Roadmap ideas for 3.x
While the project is still in the (heavy?) turmoil of the 1.x-to-2.x transition, it might be useful to start thinking about the next version, 3.x. Below are a number of developments and policies that could eventually become 3.x; please, use the project's (user and developer) mailinglists to give your opinions, using a 3.x Roadmap message tag.
Disclaimer: there is nothing official yet about any of the below-mentioned suggestions; on the contrary, they are currently just the reflections of one single person, Herman Bruyninckx. (Please, update this disclaimer if you add your own suggestions.)
General policies to be followed in this Roadmap:
- the anti-Not Invented Here policy: whenever there exists a FOSS project that has already a solution for (part of) this roadmap, we should try to cooperate with that project, instead of putting efforts in our own version.
- the big critical mass projects first policy: when being confronted with the situation above, it is much preferred to cooperate with (contribute to) projects that have a high critical mass (Cmake, Linux, Eclipse, Qt, etc.) instead of with single-person or single-team projects, even when the latter currently have better functionalities and ideas. At the same time, promising single-person projects will be stimulated to make their efforts useful in a larger critical mass project.
Much can be improved to bring Orocos closer to users, and the concept of a simple-to-install distribution is a proven best practice
. However, Orocos should not try to develop its own distribution, but should rather hook on to existing, successful efforts. ROS
is the obvious first choice, and the orocos_toolchain_ros
is the concrete initiative that has already started in this direction. However, this "only" makes "some" relevant low-level Orocos functionality available in a form that is easier to install for many robotics users; in order to allow users to profit from all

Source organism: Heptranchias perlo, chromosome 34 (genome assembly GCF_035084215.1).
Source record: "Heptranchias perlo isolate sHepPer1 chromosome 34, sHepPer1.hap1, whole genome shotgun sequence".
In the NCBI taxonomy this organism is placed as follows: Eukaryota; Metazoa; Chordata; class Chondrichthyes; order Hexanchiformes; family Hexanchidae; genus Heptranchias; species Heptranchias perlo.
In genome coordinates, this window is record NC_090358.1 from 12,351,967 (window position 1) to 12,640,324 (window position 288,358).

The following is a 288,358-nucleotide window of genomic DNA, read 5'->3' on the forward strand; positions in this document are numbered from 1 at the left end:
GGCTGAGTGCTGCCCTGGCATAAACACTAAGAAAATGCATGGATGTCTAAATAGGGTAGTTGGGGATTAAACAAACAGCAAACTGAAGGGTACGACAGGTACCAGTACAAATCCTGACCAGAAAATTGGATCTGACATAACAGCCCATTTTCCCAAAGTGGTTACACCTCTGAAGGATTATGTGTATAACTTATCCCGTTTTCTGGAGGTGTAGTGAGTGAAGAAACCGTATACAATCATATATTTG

Orocos functionality, the following extra steps have to be set:
- a "Hello Robot!" application, installable as a ROS stack. It could contain a simulated robot, visualised in Morse or Gazebo, and componentized in an RTT component, together with an RTT/KDL/BFL-based set of motion controllers and estimators. (Morse is currently the most promising candidate, from a component-based development point of view.)
- a (Wiki) book that explains the whole setup, not just from a software point of view, but also a motivation why the presented example could be considered as a "best practice" as a robotics system. This Wiki book should not be an Orocos-only effort, but be useful for the whole community.
- a similar "Hello Machine!" application, targeting not the robotics community, but the mechatronics, or machine tools community.
Contributors to this part of the Roadmap need not be RTT developers, but motivated users!
The road towards better decoupling, as started in 2.x
, is designed and implemented further:
- RTT will get a complete and explicit component model, existing of component, composite component, connection, port, interface, discrete behaviour, and communication:
- The OROMACS development at the University of Twente have already produced a core of the composite component. That concept is required for a full support of the Model-Driven Engineering approach.
- the connection is the data-less, event-less and command-less representation of the architecture of a system, consisting of only the identification of which components will interact with each other.
- the difference between a port and an interface is that a port belongs to a component, and implements an interface; the interface in itself must become a first-class citizen of the component model.